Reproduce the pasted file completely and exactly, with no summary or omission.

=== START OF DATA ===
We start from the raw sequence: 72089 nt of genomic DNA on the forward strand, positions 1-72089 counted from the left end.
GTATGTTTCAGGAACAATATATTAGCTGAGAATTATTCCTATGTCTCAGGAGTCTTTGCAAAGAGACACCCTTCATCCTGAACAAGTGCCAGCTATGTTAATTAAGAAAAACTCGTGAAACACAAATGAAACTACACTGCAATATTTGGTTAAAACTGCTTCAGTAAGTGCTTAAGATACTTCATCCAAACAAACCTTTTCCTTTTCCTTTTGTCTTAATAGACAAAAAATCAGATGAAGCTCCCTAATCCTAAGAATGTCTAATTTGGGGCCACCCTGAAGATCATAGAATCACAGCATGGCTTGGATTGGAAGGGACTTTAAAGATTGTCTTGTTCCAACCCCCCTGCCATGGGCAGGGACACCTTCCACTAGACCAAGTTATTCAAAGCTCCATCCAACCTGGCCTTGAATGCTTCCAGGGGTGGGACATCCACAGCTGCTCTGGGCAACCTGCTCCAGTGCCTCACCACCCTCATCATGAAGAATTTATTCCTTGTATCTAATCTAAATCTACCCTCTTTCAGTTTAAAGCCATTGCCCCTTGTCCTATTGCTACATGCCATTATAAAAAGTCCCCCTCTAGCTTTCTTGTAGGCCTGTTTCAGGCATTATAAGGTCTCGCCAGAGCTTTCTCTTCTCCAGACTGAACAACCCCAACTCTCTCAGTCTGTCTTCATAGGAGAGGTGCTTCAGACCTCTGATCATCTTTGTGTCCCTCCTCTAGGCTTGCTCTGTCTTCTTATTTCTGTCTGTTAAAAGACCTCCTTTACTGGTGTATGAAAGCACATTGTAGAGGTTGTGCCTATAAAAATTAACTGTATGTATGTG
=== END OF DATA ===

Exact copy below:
We start from the raw sequence: 72089 nt of genomic DNA on the forward strand, positions 1-72089 counted from the left end.
GTATGTTTCAGGAACAATATATTAGCTGAGAATTATTCCTATGTCTCAGGAGTCTTTGCAAAGAGACACCCTTCATCCTGAACAAGTGCCAGCTATGTTAATTAAGAAAAACTCGTGAAACACAAATGAAACTACACTGCAATATTTGGTTAAAACTGCTTCAGTAAGTGCTTAAGATACTTCATCCAAACAAACCTTTTCCTTTTCCTTTTGTCTTAATAGACAAAAAATCAGATGAAGCTCCCTAATCCTAAGAATGTCTAATTTGGGGCCACCCTGAAGATCATAGAATCACAGCATGGCTTGGATTGGAAGGGACTTTAAAGATTGTCTTGTTCCAACCCCCCTGCCATGGGCAGGGACACCTTCCACTAGACCAAGTTATTCAAAGCTCCATCCAACCTGGCCTTGAATGCTTCCAGGGGTGGGACATCCACAGCTGCTCTGGGCAACCTGCTCCAGTGCCTCACCACCCTCATCATGAAGAATTTATTCCTTGTATCTAATCTAAATCTACCCTCTTTCAGTTTAAAGCCATTGCCCCTTGTCCTATTGCTACATGCCATTATAAAAAGTCCCCCTCTAGCTTTCTTGTAGGCCTGTTTCAGGCATTATAAGGTCTCGCCAGAGCTTTCTCTTCTCCAGACTGAACAACCCCAACTCTCTCAGTCTGTCTTCATAGGAGAGGTGCTTCAGACCTCTGATCATCTTTGTGTCCCTCCTCTAGGCTTGCTCTGTCTTCTTATTTCTGTCTGTTAAAAGACCTCCTTTACTGGTGTATGAAAGCACATTGTAGAGGTTGTGCCTATAAAAATTAACTGTATGTATGTG